One would want to review the letter and to know what potential causes of action the corporation is worried about. In it's current form the question is just too general. Most causes of action belong to the estate of the individual who is deceased, subject to applicable statutes of limitations and other factors.
The above is general legal and business analysis. It is not "legal advice" but analysis, and different lawyers may analyse this matter differently, especially if there are additional facts not reflected in the question. I am not your attorney until retained by a written retainer agreement signed by both of us. I am only licensed in California. See also avvo.com terms and conditions item 9, incorporated as if it was reprinted here.
I'll jump in here and add a penny, after reading the comment to Mr. Doland’s answer. The heirs (administrator of the decedent's estate) can have no greater rights than the decedent. I am not certain, however, that the letter you reference limits the decedent's rights as you suggest. You should consult counsel who can review the facts and the purported shareholder agreement or estoppel certificate to determine its value and applicability.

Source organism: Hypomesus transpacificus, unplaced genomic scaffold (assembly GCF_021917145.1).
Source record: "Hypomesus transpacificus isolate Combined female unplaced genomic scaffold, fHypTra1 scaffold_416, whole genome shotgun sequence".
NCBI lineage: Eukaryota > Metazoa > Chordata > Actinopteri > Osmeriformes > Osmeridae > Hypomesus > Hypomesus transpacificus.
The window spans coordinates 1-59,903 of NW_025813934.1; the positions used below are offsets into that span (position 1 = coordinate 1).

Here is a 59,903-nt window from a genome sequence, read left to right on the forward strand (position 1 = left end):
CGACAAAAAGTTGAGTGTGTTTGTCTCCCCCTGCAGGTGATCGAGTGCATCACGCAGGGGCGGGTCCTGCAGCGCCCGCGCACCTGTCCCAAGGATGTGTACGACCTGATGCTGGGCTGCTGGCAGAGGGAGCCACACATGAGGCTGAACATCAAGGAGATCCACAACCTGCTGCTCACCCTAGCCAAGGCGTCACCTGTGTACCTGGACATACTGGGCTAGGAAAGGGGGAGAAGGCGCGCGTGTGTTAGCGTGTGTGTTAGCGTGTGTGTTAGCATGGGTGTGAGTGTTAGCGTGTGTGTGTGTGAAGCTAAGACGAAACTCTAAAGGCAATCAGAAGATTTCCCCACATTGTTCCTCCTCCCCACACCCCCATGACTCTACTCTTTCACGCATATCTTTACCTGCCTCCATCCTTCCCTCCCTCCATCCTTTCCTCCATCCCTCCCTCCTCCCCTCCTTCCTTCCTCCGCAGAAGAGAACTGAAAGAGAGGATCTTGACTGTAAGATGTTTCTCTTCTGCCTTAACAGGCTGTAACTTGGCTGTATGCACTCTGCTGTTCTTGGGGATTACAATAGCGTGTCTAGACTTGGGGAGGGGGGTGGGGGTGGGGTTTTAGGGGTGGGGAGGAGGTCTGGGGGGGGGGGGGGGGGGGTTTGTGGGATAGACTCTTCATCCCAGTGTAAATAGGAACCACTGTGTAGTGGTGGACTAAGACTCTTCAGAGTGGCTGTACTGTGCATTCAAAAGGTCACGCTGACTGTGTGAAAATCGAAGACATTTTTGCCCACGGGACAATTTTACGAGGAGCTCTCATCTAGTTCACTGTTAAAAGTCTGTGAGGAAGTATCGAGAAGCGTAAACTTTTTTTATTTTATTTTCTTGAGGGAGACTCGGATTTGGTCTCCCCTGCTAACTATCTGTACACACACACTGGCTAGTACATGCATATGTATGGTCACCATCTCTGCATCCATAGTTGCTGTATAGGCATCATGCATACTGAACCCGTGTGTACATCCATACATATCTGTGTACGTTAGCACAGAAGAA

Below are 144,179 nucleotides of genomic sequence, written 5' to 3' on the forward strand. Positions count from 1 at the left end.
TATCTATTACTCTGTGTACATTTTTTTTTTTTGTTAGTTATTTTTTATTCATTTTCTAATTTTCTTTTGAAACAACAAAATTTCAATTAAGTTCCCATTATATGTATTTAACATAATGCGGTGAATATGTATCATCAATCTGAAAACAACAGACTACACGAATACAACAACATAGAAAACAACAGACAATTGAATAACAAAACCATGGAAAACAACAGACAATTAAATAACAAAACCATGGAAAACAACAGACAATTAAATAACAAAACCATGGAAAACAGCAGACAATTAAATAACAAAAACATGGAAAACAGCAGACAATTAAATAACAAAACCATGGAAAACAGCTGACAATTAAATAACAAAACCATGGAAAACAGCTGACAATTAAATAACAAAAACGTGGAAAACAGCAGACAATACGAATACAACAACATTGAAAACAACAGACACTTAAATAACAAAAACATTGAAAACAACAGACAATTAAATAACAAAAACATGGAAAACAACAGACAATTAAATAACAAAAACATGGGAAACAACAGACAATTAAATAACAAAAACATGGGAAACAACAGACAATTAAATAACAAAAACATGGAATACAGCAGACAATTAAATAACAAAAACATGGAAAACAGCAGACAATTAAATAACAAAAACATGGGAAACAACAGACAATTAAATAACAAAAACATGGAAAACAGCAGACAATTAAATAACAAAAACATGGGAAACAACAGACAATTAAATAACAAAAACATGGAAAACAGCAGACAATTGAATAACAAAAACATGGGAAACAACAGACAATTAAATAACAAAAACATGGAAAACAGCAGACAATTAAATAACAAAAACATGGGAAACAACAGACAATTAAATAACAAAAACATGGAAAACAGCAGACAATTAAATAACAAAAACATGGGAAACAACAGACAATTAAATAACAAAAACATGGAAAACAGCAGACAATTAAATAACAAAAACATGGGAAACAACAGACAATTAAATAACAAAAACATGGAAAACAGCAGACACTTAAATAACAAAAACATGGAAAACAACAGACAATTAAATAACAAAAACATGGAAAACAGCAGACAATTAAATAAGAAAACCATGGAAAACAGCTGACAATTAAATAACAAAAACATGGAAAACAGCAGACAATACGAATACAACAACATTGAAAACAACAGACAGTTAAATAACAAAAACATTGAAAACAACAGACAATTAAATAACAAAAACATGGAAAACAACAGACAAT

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Attorneys Daymude and Doland have provided you with some very good advice.
Mr. Crosner is licensed to practice law in California and has been practicing law in California since 1978. The response herein is general legal and business analysis.. It is not intended nor construed to be "legal advice" but rather it is analysis, and different lawyers may analyze this matter differently, especially if there are additional facts not reflected in the question. Oftentimes the question does not include significant and important facts and timelines that, if known, could significantly change the reply and make it unsuitable. I am not your attorney until retained by a written retainer agreement signed by both of us. See also avvo.com terms and conditions item 9, incorporated as if it was reprinted here.